The coolant flows in series through the second tube 21 to the second thermal conductive sensing plate 70, which is called the active plate and absorbs unwanted heat generated by the second thermoelectric heat pump 34. The coolant is then returned to the coolant reservoir 13, by means of the third tube 22 and the coolant reservoir return inlet 18. The volume of the coolant reservoir 13 allows the coolant to dissipate any heat so that ambient temperature is maintained. By having coolant pass through both the active and passive plates, 70 and 54, respectively, the subject will not choose a plate because it has more or less vibration than the other.
The control and display unit 39 obtains signals representative of the temperature of the plates 54 and 70, compares the actual difference between the plates 54 and 70 to the desired difference set by the dial control 52 and outputs the voltage necessary to maintain the desired differential by controlling the temperature of the active plate 70 by means of the second thermoelectric heat pump 34.
FIG. 3 is a block diagram showing the functional blocks and their use to control, sense and indicate the temperature difference between the active plate 70 and the passive plate 54.
The signal conditioner 56, for example, one employing two precision instrumentation amplifiers such as the Analog Devices AD521 and associated passive components, amplifies and scales the voltage produced by the sensing elements 26 and 32 and outputs an analog voltage equivalent to the temperature in °C. of each plate 54 and 70 for use by a comparator 57 and the display selector 43.
The display selector routes the active plate 70, passive plate 54 or differential temperature signal to a digital voltmeter and display 72. The voltmeter can be, for example, Simpson digital panel meter series 2865 DPM. The signal represents a temperature in °C. which is shown on the display 50.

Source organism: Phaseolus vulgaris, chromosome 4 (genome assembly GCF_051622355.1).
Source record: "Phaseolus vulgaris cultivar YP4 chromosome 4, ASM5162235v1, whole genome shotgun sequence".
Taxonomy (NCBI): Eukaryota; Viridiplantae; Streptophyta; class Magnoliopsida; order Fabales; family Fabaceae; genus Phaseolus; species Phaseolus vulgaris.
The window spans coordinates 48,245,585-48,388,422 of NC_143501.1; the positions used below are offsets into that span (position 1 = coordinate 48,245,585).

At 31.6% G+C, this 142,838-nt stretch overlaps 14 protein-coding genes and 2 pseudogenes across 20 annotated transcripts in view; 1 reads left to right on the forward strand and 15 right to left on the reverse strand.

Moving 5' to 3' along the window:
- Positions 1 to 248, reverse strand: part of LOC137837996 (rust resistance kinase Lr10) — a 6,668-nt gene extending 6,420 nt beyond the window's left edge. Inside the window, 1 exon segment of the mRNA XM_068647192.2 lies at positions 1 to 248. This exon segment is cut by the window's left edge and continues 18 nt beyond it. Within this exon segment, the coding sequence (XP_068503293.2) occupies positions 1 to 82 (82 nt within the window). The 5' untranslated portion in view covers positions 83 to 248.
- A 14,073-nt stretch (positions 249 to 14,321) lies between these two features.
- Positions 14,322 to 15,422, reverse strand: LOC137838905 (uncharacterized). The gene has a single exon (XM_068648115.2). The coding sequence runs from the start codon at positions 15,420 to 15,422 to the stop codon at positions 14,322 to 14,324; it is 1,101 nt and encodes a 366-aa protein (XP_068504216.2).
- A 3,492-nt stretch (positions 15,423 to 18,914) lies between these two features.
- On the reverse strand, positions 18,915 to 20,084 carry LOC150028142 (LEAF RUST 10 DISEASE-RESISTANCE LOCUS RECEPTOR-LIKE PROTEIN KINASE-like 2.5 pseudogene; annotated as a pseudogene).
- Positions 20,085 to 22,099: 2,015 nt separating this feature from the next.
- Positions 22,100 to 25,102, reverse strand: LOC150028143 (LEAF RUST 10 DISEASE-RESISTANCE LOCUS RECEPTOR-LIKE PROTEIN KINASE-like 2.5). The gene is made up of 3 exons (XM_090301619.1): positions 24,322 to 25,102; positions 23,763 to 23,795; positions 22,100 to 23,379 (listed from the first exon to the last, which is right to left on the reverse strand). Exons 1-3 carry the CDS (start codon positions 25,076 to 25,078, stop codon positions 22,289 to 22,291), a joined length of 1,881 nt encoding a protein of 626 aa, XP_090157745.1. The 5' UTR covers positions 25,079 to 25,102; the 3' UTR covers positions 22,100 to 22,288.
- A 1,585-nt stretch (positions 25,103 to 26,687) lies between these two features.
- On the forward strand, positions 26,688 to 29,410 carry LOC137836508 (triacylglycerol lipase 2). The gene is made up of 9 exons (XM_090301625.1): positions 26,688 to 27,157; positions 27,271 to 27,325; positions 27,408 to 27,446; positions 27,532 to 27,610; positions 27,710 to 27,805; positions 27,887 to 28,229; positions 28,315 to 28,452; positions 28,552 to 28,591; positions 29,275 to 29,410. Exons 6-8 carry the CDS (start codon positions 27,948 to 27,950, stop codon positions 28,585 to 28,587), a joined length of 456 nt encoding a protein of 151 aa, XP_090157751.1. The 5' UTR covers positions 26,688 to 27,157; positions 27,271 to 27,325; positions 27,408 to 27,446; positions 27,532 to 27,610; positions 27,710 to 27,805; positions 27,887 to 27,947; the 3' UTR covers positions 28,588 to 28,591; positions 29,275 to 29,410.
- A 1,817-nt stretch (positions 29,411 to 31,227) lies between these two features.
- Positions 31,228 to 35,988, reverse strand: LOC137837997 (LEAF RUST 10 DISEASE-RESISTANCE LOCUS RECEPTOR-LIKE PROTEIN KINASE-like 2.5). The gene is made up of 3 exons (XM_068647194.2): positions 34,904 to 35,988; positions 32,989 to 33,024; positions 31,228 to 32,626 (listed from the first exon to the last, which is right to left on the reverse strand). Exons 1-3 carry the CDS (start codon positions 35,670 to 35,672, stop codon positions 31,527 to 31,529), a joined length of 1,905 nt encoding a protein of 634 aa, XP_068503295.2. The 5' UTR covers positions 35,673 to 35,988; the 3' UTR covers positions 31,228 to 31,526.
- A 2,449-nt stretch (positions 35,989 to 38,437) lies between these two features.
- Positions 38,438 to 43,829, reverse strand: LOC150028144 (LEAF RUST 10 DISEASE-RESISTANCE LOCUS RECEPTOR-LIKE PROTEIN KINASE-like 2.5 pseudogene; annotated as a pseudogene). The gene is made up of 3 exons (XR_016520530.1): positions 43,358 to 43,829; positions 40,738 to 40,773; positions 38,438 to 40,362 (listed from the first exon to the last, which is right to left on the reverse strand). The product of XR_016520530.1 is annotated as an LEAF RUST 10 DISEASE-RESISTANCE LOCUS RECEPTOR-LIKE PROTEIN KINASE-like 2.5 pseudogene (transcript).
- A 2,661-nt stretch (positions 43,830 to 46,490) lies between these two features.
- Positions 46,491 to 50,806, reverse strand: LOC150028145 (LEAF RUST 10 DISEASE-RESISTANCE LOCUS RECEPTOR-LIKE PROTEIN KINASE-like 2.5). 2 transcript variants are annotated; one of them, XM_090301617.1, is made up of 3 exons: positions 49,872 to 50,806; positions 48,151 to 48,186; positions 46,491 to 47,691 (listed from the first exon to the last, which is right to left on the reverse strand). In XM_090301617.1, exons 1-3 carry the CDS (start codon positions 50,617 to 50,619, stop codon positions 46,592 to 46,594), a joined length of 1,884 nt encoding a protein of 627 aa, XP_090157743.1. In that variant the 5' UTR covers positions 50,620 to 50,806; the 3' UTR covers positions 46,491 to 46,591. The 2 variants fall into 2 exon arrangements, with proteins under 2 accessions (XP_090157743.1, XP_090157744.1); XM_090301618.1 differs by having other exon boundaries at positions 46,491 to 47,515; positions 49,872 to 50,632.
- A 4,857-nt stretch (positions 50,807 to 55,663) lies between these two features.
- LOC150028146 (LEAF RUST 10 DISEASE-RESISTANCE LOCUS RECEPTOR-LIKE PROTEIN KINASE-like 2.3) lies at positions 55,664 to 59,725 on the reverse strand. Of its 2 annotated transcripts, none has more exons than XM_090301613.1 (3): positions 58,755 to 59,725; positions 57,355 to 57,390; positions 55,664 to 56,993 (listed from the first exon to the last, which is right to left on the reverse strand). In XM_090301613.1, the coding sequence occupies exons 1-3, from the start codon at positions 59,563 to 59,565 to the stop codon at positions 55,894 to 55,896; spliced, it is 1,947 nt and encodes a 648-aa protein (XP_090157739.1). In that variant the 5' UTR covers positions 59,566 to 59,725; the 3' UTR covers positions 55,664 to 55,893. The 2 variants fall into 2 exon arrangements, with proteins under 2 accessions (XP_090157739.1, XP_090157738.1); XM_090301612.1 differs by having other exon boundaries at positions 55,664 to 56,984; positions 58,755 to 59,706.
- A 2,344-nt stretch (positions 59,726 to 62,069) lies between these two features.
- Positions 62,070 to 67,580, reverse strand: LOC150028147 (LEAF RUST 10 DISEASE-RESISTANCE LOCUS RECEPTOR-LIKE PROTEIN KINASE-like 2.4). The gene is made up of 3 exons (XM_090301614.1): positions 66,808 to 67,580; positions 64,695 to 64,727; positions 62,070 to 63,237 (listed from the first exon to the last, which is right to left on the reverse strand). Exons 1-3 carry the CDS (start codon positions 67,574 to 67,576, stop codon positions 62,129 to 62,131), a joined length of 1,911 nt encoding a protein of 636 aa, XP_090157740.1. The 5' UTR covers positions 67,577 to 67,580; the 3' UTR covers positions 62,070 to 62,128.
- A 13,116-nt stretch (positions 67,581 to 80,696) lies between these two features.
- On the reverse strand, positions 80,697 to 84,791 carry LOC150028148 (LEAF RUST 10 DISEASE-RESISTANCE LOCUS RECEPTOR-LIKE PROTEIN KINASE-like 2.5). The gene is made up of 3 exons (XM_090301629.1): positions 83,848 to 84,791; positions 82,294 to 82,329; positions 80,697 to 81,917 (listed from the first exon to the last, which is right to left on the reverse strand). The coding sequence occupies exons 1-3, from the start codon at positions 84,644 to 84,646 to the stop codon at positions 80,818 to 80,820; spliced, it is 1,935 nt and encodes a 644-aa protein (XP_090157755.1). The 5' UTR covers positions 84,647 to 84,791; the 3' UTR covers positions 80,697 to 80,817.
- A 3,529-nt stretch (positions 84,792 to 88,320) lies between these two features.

The selector dial 52 enables the operator to set the desired difference in temperature between the active plate 70 and passive plate 54. This setting is converted to an analog set point 60 which is an analog voltage output equal to the desired temperature difference between the plate 54 and 70 temperatures.
The comparator 57, for example, a National Semiconductor LM311 voltage comparator, compares the difference voltage from the signal conditioner 56 and the analog set point voltage 60. The resultant of the comparison is sent to the output control logic 58, which is a complementary power transistor amplifier/drive, as an error signal.
The error signal is processed by the output control logic 58 and a signal is generated which causes the active plate 70 temperature to increase or decrease, as appropriate, until the actual temperature difference between the active plate 70 and the passive plate 54 is equal to the desired difference set at the selector dial 52. The system 10 is a closed loop system which continuously compares the actual temperature differential with the desired temperature differential and modifies the bipolar output to maintain the required temperature differential.
A power supply 64 provides regulated voltages necessary for the logic elements incorporated in FIG. 3 and the necessary power for the thermoelectric pumps 34 and 28.
A two wire pair consisting of 40a and 40b of the second cable 40 is connected to the signal conditioner 56 from the active plate 70. A remaining pair in 40c are connected to the output control logic 58 from the active plate 70.
A two wire set 36a and 36b of the first cable 36 is connected from the passive plate 54 to the signal conditioner 56. No connection is made between the passive plate 54 and the output control logic 58 since the temperature of the passive plate is maintained by means of the coolant flow.
Commercially available equipment can be modified to obtain a system of the present invention. For example, a Bailey Instrument Co., Saddle Brook, N.J., Model BFS-2TC Temperature Controlled Cold/Hot Plate complete with a Unit/Power Supply can be altered by adding resistors to the voltage control mechanism of the thermal control unit to reduce the temperature range of the active plate to between about 0° and 50° C. The Bailey equipment's normal operating range of -40° to +60° C. can lead to tissue damage if improperly set. Also, a fine control knob, calibrated in 12 fixed steps of 0.1° C. is preferably added to the voltage control. This knob is used in conjunction with the coarse temperature setting control in the final stages of testing and greatly reduces the time required to achieve specific temperature settings. The BFS-2TC includes a 3×4 cm. Peltier thermal conductive sensing device.